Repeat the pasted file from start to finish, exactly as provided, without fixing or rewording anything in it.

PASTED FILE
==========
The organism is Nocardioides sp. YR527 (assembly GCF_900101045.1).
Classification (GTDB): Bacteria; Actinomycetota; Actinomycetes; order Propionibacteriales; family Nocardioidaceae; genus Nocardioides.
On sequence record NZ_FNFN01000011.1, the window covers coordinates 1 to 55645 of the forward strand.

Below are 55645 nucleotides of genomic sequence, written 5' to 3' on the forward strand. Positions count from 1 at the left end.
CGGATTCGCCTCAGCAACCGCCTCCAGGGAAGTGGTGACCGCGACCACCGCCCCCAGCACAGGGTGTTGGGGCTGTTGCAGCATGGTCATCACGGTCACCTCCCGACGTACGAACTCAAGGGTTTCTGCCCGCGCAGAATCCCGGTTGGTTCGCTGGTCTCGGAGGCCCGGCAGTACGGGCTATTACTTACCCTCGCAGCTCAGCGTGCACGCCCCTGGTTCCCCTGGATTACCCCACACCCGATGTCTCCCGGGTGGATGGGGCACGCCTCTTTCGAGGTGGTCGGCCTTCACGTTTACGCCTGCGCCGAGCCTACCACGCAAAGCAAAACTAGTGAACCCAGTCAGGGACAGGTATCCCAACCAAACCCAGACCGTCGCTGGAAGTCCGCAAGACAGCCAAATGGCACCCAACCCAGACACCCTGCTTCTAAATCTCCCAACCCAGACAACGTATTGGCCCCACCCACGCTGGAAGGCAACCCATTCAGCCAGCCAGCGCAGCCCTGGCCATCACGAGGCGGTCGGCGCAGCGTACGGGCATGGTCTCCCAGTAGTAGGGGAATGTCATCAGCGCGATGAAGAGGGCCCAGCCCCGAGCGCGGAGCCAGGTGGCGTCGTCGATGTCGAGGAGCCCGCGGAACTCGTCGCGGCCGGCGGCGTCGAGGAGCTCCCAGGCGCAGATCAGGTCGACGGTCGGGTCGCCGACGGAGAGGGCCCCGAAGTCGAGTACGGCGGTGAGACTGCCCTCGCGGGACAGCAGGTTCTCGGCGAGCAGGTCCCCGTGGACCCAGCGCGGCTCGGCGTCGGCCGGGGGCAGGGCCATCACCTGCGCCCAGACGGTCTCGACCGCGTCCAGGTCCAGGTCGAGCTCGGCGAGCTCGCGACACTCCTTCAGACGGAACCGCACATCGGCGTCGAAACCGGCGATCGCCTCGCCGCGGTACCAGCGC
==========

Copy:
The organism is Nocardioides sp. YR527 (assembly GCF_900101045.1).
Classification (GTDB): Bacteria; Actinomycetota; Actinomycetes; order Propionibacteriales; family Nocardioidaceae; genus Nocardioides.
On sequence record NZ_FNFN01000011.1, the window covers coordinates 1 to 55645 of the forward strand.

Below are 55645 nucleotides of genomic sequence, written 5' to 3' on the forward strand. Positions count from 1 at the left end.
CGGATTCGCCTCAGCAACCGCCTCCAGGGAAGTGGTGACCGCGACCACCGCCCCCAGCACAGGGTGTTGGGGCTGTTGCAGCATGGTCATCACGGTCACCTCCCGACGTACGAACTCAAGGGTTTCTGCCCGCGCAGAATCCCGGTTGGTTCGCTGGTCTCGGAGGCCCGGCAGTACGGGCTATTACTTACCCTCGCAGCTCAGCGTGCACGCCCCTGGTTCCCCTGGATTACCCCACACCCGATGTCTCCCGGGTGGATGGGGCACGCCTCTTTCGAGGTGGTCGGCCTTCACGTTTACGCCTGCGCCGAGCCTACCACGCAAAGCAAAACTAGTGAACCCAGTCAGGGACAGGTATCCCAACCAAACCCAGACCGTCGCTGGAAGTCCGCAAGACAGCCAAATGGCACCCAACCCAGACACCCTGCTTCTAAATCTCCCAACCCAGACAACGTATTGGCCCCACCCACGCTGGAAGGCAACCCATTCAGCCAGCCAGCGCAGCCCTGGCCATCACGAGGCGGTCGGCGCAGCGTACGGGCATGGTCTCCCAGTAGTAGGGGAATGTCATCAGCGCGATGAAGAGGGCCCAGCCCCGAGCGCGGAGCCAGGTGGCGTCGTCGATGTCGAGGAGCCCGCGGAACTCGTCGCGGCCGGCGGCGTCGAGGAGCTCCCAGGCGCAGATCAGGTCGACGGTCGGGTCGCCGACGGAGAGGGCCCCGAAGTCGAGTACGGCGGTGAGACTGCCCTCGCGGGACAGCAGGTTCTCGGCGAGCAGGTCCCCGTGGACCCAGCGCGGCTCGGCGTCGGCCGGGGGCAGGGCCATCACCTGCGCCCAGACGGTCTCGACCGCGTCCAGGTCCAGGTCGAGCTCGGCGAGCTCGCGACACTCCTTCAGACGGAACCGCACATCGGCGTCGAAACCGGCGATCGCCTCGCCGCGGTACCAGCGC